"And a most remarkable recovery too," Alban informed her. "It is the first case on record of any person getting over such an injury as she has received. Doctor Allday looked grave when he heard of it. 'I begin to believe in the devil,' he said; 'nobody else could have saved Mrs. Rook.' Other people don't take that view. She has been celebrated in all the medical newspapers—and she has been admitted to come excellent almshouse, to live in comfortable idleness to a green old age. The best of it is that she shakes her head, when her wonderful recovery is mentioned. 'It seems such a pity,' she says; 'I was so fit for heaven.' Mr. Rook having got rid of his wife, is in excellent spirits. He is occupied in looking after an imbecile old gentleman; and, when he is asked if he likes the employment, he winks mysteriously and slaps his pocket. Now, Miss Ladd, I think it's my turn to hear some news. What have you got to tell me?"

"I believe I can match your account of Mrs. Rook," Miss Ladd said. "Do you care to hear what has become of Francine?"

Alban, rattling on hitherto in boyish high spirits, suddenly became serious. "I have no doubt Miss de Sor is doing well," he said sternly. "She is too heartless and wicked not to prosper."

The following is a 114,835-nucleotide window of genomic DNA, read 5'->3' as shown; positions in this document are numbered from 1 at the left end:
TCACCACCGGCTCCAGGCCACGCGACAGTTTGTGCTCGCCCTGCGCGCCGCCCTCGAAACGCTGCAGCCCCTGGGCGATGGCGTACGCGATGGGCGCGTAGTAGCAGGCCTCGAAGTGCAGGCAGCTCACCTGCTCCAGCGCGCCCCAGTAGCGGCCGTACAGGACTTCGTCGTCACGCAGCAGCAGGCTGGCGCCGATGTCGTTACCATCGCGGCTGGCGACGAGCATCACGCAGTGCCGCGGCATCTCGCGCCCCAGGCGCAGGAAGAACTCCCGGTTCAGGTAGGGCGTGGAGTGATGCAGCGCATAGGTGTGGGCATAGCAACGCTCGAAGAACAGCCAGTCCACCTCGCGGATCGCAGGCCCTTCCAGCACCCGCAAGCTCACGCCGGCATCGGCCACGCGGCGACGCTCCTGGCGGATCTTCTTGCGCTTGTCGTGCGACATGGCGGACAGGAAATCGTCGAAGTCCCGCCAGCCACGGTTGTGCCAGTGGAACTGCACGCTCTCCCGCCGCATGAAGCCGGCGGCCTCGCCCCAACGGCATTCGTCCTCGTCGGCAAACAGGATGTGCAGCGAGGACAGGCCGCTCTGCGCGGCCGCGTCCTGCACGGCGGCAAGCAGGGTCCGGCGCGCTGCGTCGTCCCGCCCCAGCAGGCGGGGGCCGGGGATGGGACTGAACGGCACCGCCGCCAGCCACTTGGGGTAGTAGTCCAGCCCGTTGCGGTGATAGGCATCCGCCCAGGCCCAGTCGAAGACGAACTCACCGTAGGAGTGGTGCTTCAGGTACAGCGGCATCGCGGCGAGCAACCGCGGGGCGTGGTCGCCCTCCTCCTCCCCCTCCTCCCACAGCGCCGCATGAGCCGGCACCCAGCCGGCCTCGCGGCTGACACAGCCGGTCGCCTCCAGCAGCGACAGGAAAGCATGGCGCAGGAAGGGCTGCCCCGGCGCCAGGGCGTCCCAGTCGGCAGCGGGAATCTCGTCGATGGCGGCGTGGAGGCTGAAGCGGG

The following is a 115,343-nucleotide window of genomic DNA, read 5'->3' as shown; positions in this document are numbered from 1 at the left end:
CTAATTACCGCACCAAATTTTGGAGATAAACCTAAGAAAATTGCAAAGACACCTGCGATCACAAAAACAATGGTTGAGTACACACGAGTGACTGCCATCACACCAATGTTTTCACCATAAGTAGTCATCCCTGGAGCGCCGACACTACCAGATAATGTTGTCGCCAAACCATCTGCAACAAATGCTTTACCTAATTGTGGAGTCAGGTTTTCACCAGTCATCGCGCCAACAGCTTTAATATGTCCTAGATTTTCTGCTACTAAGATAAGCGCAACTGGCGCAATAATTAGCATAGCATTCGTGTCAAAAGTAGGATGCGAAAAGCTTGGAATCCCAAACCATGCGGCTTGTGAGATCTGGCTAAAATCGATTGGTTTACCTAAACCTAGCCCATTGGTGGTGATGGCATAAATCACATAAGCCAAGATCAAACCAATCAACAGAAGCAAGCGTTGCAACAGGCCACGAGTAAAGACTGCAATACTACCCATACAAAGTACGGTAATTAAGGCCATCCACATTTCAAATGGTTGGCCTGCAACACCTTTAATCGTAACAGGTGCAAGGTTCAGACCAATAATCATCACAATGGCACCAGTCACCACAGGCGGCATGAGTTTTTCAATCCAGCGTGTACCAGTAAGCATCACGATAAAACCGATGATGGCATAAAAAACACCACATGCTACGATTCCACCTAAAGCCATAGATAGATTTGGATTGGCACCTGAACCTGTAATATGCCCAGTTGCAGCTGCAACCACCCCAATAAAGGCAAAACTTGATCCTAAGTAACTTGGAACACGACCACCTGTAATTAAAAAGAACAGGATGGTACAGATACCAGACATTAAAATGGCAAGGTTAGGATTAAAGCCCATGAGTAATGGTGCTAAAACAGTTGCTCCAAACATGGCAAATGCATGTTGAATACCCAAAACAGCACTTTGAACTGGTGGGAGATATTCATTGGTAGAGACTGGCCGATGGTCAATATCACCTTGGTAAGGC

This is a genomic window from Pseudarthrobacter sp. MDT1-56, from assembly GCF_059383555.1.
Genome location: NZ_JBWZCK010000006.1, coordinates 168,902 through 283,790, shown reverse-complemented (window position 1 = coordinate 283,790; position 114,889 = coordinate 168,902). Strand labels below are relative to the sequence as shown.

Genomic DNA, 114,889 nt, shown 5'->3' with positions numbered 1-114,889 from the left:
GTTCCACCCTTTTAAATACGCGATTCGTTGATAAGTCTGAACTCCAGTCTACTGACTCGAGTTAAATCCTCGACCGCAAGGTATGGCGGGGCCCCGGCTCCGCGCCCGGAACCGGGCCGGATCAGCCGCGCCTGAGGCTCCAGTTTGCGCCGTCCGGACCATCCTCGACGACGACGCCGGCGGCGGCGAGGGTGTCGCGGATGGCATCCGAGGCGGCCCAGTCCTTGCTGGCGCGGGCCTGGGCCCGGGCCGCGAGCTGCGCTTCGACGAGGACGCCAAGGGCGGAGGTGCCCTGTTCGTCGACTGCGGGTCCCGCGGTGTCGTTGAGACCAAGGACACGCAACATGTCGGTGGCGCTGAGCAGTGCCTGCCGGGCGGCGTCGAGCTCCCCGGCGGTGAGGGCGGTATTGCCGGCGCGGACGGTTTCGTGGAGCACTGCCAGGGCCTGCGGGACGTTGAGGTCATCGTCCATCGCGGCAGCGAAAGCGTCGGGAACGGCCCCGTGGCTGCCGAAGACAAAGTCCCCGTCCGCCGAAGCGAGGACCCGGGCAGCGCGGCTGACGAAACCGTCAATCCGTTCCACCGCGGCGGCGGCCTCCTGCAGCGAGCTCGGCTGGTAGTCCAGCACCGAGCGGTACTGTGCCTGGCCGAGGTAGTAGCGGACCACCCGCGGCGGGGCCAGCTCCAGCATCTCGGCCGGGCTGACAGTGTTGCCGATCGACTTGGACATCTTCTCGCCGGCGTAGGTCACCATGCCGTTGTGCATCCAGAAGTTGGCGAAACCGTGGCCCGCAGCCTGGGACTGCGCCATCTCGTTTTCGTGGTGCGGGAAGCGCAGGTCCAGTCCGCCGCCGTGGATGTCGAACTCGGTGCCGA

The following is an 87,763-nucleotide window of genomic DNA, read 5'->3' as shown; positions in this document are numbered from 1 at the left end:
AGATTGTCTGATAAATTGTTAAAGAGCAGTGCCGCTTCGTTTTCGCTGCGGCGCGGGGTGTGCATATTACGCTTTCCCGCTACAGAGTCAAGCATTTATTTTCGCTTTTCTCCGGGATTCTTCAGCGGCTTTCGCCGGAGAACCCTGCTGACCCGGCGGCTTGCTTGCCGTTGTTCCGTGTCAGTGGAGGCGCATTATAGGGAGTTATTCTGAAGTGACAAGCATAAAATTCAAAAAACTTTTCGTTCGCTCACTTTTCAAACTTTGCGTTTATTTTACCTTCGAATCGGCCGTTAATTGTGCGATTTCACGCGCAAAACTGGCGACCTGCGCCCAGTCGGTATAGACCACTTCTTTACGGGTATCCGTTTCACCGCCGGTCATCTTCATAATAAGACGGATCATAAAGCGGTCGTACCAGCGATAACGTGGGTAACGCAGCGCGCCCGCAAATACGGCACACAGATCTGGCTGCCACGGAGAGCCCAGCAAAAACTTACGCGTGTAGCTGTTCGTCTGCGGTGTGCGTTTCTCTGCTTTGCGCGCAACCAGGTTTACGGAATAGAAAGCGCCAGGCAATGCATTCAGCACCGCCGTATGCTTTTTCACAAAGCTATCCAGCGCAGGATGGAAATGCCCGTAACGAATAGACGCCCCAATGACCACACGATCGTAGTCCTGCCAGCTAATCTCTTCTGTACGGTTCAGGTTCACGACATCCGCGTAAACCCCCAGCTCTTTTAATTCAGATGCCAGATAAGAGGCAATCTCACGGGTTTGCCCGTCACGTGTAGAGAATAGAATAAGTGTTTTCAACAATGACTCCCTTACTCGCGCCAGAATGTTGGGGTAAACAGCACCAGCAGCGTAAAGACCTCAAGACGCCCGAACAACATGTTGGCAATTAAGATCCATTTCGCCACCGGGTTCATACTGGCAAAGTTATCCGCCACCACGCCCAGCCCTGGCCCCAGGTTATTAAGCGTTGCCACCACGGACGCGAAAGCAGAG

"You are getting like your old cynical self again, Mr. Morris—and you are wrong. I called this morning on the agent who had the care of Francine, when I left England. When I mentioned her name, he showed me a telegram, sent to him by her father. 'There's my authority,' he said, 'for letting her leave my house.' The message was short enough to be easily remembered: 'Anything my daughter likes as long as she doesn't come back to us.' In those cruel terms Mr. de Sor wrote of his own child. The agent was just as unfeeling, in his way. He called her the victim of slighted love and clever proselytizing. 'In plain words,' he said, 'the priest of the Catholic chapel close by has converted her; and she is now a novice in a convent of Carmelite nuns in the West of England. Who could have expected it? Who knows how it may end?"

As Miss Ladd spoke, the bell rang at the cottage gate. "Here she is!" Alban cried, leading the way into the hall. "Emily has come home."

THE END